def my_func():
    pass

The decorator generator adds another nesting layer to the wrapper. To some developers, this is against the “flat is better than nested” advice for Python coding. Python allows to use a class to define decorator.

3. A class as a decorator

[Bruce Eckel] (http://www.artima.com/weblogs/?blogger=beckel) wrote two blogs (part I and part II), that explain how to implement a decorator using a class. His explanation of he @ is helpful:

the @ is just a little syntax sugar meaning “pass a function object through another function and assign the result to the original function.” The reason I think decorators will have such a big impact is because this little bit of syntax sugar changes the way you think about programming. Indeed, it brings the idea of “applying code to other code” (i.e.: macros) into mainstream thinking by formalizing it as a language construct.

Python only requires that the object returned by a @ decorator operator is a callable object. A callable object could be a function or a class method. Additionally, a class that implements a __call__ method is also a callable object.

The following code is based on Bruce’s example.

import functools
class My_Decorator(object):
    def __init__(self, func):
        # if the class, not a class instance, is used as a decorator
        # the decorated function is passed as the second parameter
        self.func = func

        # to set __name__, __doc__ properly
        functools.update_wrapper(self, wrapped)

        # one case store the func or use the func in __init__
        # or other places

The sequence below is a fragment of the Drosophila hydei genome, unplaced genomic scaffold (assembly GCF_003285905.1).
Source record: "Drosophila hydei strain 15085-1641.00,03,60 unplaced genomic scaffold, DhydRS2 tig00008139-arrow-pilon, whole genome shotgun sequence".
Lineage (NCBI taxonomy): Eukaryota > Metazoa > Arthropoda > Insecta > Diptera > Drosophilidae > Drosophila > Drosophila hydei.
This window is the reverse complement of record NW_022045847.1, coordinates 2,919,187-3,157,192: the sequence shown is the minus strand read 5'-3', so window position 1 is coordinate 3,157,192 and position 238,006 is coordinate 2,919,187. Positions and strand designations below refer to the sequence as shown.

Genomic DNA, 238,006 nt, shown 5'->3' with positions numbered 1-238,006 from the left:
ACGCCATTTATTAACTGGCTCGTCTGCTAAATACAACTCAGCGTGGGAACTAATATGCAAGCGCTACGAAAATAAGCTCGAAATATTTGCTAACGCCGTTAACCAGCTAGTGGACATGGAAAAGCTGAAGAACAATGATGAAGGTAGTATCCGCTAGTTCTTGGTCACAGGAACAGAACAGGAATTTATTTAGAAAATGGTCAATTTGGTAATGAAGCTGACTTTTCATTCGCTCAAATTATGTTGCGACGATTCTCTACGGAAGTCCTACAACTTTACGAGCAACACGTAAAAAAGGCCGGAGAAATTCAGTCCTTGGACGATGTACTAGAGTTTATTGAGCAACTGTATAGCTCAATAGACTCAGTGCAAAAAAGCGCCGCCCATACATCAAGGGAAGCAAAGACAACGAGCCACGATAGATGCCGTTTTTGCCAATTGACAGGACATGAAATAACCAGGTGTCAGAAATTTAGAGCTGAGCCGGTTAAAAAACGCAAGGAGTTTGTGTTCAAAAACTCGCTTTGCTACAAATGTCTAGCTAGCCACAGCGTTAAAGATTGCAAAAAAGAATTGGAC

def __call__(self):
        # the __call__ method is called instead of the original
        # decorated function when the decorated function
        # is called at runtime.
        # One can change its behavior here

# the syntax of using a class as a decorator
@My_Decorator
def m_function():
    pass

In the above example, the class itself is used as a decorator. The class constructor doesn’t have any argument except the decorated function. With the above decorator implementation, it is a syntax error to use a class instance as a decorator as shown in the following code:

# the syntax of using a class as a decorator
@My_Decorator()
def my_function():
    pass

The error message is

TypeError: __init__() takes exactly 2 arguments (1 given)

Obviously, the constructor __init__(self, func) method expects two arguments while only the default one self is given. Actually,

@My_Decorator
def my_function():
    pass

# function call
my_function()

is equivalent to the following code:

def my_function():
    pass

my_function = My_Decorator(my_function)

# function call becomes
my_function.__call__()

Using a class as a decorator has a big limitation: it cannot take any arguments because the decorated function is the only argument to its constructor.

4. A class instance as a decorator

If a decorator class has one or more arguments, we need to use a class instance as a decorator. If a class instance is used as as a decorator, the decorated function is passed as the second parameter to the __call__ method.

Another way to understand it is to think that

@my_decorator(param1, param2)
def my_function():
    pass

is a shortcut for

def my_function():
    pass

my_function() = my_decorator(param1, param1).__call__(my_function)

The above code requires that the __call__() method should return a callable. Again, we can use a wrapper function like the following

from functools import wraps
class decorator_with_arguments(object):

    def __init__(self, *args):
        """
        If there are decorator arguments, the function
        to be decorated is not passed to the constructor!
        """

    def __call__(self, func):
        """
        If there are decorator arguments, __call__() is only called